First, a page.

Kenya, Ethiopia, Ghana, Tanzania and Cameroon stand out for their population size, relative maturity of their economies and economic growth prospects – although challenges remain across Africa such as skills and infrastructure deficits and the development of labour-intensive sectors to sufficiently absorb the number of new entrants to labour markets. Despite risks, these frontier markets will offer attractive long term investment potential as their economies develop from a low base, outperforming many stagnant, crisis-hit advanced economies.
1. Kenya: government aims for middle-income status
After a relatively volatile election this year, the prospects for the Kenyan economy are increasingly positive, which should attract investor confidence and foreign direct investment (FDI). Agriculture, hunting, forestry and fishing retains its importance – 28% of gross value added (GVA) in 2012 – but the government intends to support private sector growth by improving the legislative framework. This is an important step in a country whose ranking in the World Bank’s Ease of Doing Business Index has declined.
Risks of inflation remain amid strong domestic demand while high unemployment (38% of the economically active population in 2012), investment in infrastructure and reoccurring drought are challenges. The government aims to make Kenya a middle-income, newly industrialised country by 2030 as part of its Vision 2030 plan, while the discovery of oil could prompt national oil production.
2. Ethiopia: targeting accession to World Trade Organisation
Ethiopia has experienced sub-Saharan Africa’s fastest average annual real GDP growth over 2007-2012, of 8.7%, while it has the second largest population in the region (behind Nigeria) at 86.6 million in 2012 providing major consumer market opportunities.
Progress in privatisation of land ownership and higher private sector involvement will promote growth in the medium term but this is underdeveloped as public investment in infrastructure remains a fundamental driver of economic growth. Risks include high inflation – at 22.8% in 2012 – and global food price shocks.
However, Ethiopia has benefited from notable poverty reduction and has made strides towards meeting the Millennium Development Goals, although per capita incomes remain low. The country has strong potential for hydro and wind power and the government is targeting accession to the World Trade Organisation.
3. Ghana: stable growth to continue in the medium term
Ghana’s economy has enjoyed robust growth, thanks to sound governance and an abundance of commodity resources including gold, cocoa and now oil. The country has recently become an oil producer which should lift economic growth in the medium term. As a result, Ghana has attracted strong capital inflows, especially to the oil industry.
Development of labour-intensive sectors is a challenge while a lack of adequate water supply threatens sustainable economic growth and consumer health.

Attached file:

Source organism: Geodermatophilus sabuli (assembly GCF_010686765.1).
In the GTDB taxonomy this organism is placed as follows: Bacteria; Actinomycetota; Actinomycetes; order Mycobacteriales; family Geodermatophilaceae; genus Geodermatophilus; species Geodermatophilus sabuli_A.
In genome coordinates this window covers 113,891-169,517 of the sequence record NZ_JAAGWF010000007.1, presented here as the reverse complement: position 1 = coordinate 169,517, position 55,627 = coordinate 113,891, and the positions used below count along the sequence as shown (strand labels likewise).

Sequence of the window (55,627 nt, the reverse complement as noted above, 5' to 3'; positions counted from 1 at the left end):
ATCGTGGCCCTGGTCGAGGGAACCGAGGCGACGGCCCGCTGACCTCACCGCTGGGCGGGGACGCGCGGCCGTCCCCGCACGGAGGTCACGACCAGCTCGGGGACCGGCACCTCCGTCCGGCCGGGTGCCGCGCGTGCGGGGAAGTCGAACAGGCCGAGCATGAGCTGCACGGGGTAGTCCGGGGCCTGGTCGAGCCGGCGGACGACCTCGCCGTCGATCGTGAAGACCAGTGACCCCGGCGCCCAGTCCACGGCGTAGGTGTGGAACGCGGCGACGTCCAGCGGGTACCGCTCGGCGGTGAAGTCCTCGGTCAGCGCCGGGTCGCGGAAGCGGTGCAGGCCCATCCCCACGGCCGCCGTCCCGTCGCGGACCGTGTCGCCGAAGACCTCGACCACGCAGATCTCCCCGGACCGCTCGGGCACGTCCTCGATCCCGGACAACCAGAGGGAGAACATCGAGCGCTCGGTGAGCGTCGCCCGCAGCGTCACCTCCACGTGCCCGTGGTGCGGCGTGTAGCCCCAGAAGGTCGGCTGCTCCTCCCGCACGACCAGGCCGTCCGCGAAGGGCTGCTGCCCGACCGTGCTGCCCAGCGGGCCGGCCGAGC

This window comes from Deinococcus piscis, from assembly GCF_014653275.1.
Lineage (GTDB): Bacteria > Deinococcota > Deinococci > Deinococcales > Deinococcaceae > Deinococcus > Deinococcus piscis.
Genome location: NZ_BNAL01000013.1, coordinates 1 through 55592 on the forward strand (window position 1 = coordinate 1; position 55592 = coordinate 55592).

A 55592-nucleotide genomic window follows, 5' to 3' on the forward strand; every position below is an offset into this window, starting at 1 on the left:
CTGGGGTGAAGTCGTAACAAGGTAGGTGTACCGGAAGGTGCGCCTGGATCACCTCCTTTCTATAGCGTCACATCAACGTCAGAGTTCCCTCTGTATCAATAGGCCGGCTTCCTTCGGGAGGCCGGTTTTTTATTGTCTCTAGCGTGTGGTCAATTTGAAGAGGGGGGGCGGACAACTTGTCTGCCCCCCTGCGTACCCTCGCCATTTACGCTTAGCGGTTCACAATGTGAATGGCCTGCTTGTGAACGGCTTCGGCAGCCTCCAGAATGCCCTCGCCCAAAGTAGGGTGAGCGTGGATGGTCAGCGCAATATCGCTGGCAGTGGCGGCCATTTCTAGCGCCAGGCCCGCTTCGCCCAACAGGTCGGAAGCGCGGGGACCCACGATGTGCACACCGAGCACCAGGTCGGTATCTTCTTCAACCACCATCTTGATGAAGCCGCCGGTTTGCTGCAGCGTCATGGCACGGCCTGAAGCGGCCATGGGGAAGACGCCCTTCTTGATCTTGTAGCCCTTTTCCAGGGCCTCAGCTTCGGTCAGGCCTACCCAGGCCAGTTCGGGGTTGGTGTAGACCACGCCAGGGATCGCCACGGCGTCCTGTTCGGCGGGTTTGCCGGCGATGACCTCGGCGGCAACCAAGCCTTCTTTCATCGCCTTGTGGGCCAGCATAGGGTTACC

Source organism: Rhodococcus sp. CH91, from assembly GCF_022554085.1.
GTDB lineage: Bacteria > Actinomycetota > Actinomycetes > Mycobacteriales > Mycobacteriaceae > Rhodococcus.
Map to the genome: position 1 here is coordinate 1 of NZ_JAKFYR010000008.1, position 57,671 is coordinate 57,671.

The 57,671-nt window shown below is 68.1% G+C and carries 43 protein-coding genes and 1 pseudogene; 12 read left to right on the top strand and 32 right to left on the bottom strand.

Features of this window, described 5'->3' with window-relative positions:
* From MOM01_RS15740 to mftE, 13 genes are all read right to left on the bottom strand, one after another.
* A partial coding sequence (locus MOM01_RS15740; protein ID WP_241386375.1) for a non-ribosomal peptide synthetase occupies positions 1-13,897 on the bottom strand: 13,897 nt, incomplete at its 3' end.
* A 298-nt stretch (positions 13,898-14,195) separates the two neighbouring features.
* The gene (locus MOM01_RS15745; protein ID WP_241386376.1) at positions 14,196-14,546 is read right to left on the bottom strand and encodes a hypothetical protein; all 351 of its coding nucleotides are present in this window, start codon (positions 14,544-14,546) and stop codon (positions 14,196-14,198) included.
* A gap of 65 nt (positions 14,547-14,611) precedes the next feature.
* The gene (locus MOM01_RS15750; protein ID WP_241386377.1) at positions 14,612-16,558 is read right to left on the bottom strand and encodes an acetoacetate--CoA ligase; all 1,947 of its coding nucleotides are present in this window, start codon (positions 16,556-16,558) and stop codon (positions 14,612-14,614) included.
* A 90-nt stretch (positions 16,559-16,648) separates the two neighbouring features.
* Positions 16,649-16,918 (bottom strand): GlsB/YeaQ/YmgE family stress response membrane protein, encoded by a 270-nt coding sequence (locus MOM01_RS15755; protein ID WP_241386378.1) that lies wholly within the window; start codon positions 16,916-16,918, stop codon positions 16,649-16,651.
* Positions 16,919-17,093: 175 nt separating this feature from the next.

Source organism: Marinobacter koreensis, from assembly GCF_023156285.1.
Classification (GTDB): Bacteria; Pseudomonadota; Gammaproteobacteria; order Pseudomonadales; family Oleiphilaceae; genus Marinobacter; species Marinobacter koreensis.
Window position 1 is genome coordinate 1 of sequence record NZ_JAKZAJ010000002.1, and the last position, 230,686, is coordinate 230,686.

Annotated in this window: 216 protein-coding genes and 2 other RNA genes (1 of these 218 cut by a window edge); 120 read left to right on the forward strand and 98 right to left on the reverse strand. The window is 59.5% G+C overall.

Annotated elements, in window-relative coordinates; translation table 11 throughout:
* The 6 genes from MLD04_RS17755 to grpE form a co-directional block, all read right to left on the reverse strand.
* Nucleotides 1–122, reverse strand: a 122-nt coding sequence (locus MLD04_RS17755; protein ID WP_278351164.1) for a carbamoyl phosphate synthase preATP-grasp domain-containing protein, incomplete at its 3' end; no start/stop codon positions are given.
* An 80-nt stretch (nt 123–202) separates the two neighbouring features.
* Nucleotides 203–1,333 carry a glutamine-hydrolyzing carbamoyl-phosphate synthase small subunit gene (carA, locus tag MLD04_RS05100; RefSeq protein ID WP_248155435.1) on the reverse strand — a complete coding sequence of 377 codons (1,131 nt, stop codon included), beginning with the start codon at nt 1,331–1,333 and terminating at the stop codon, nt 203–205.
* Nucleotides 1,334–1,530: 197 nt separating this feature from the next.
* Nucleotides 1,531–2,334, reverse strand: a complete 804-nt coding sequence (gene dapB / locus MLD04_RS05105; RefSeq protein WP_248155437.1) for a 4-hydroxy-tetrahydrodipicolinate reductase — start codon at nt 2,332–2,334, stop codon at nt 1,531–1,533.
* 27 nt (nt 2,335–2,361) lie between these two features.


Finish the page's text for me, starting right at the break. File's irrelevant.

Ghana holds close trade ties with Europe, with 57.4% of exports going to the region in 2012. This poses a danger to the external sector as Europe continues to struggle to grow. In 2013, the country ranked 64th out of 185 countries in the World Bank’s Ease of Doing Business Index, making it the fifth easiest country to do business in across sub-Saharan Africa, promoting opportunities for FDI in the private sector.
4. Tanzania: set to become a major natural gas producer
Real GDP growth has been driven by exports and the communications sector and Euromonitor expects robust average annual real GDP growth of 7% in 2012-2017. Tanzania is gaining advantage from regional growth but electricity shortages are a major hindrance for businesses and consumers.
The agricultural-based economy is performing below its potential. The quality of education is weak and the government faces the challenge of fostering labour-intensive economic activity. Poverty has declined but GDP per capita growth has been growing slowly at just US$586 in 2012 compared to $409 in 2007. Tourism holds significant potential while privatisation is also under way. The country’s natural resources are attracting investment in the mining sector. Tanzania could become a natural gas producer by 2020 amid recent offshore natural gas discoveries.
5. Cameroon: relative economic diversification boosts growth prospects
Agriculture, construction and services are driving Cameroon’s economy while mineral mining and a pool of natural resources will boost growth in the medium term, with production of diamonds and bauxite alongside an expected rise in oil production. Services accounted for 46.8% of GDP in 2012.
The greatest obstacles to sustained economic growth are the incidence of poverty and income inequality, the sizeable informal sector (estimated to employ around 90% of workers) and underemployment. Export market diversification is also needed as 46% of exports went to Europe in 2012. Yet, Cameroon benefits from stable politics, a young and growing population which could inject opportunities into labour and consumer market development. Infrastructure and electricity deficits restrain the business environment but major infrastructure projects are under way. Cameroon also has an ambitious target to become an upper middle income country by 2035.
Media Eghbal is the country insight managing editor at Euromonitor International.